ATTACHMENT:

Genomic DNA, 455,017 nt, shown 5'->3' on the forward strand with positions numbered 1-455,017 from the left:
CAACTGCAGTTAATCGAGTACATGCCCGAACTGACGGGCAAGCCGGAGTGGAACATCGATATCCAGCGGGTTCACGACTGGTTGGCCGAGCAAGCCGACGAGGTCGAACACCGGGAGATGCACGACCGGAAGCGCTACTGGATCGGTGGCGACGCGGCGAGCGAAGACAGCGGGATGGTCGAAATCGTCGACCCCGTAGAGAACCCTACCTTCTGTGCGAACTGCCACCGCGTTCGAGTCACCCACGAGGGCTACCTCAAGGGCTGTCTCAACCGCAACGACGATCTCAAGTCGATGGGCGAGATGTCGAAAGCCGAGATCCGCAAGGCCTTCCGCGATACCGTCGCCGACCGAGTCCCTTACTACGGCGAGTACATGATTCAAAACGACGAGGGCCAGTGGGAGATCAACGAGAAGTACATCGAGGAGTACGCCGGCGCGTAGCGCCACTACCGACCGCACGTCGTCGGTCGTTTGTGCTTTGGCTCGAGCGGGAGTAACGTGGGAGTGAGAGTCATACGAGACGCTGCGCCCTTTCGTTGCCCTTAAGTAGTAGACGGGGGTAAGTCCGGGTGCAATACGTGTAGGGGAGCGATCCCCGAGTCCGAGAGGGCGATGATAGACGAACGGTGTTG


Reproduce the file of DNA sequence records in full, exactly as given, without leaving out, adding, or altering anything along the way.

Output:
Genomic DNA, 455,017 nt, shown 5'->3' on the forward strand with positions numbered 1-455,017 from the left:
CAACTGCAGTTAATCGAGTACATGCCCGAACTGACGGGCAAGCCGGAGTGGAACATCGATATCCAGCGGGTTCACGACTGGTTGGCCGAGCAAGCCGACGAGGTCGAACACCGGGAGATGCACGACCGGAAGCGCTACTGGATCGGTGGCGACGCGGCGAGCGAAGACAGCGGGATGGTCGAAATCGTCGACCCCGTAGAGAACCCTACCTTCTGTGCGAACTGCCACCGCGTTCGAGTCACCCACGAGGGCTACCTCAAGGGCTGTCTCAACCGCAACGACGATCTCAAGTCGATGGGCGAGATGTCGAAAGCCGAGATCCGCAAGGCCTTCCGCGATACCGTCGCCGACCGAGTCCCTTACTACGGCGAGTACATGATTCAAAACGACGAGGGCCAGTGGGAGATCAACGAGAAGTACATCGAGGAGTACGCCGGCGCGTAGCGCCACTACCGACCGCACGTCGTCGGTCGTTTGTGCTTTGGCTCGAGCGGGAGTAACGTGGGAGTGAGAGTCATACGAGACGCTGCGCCCTTTCGTTGCCCTTAAGTAGTAGACGGGGGTAAGTCCGGGTGCAATACGTGTAGGGGAGCGATCCCCGAGTCCGAGAGGGCGATGATAGACGAACGGTGTTG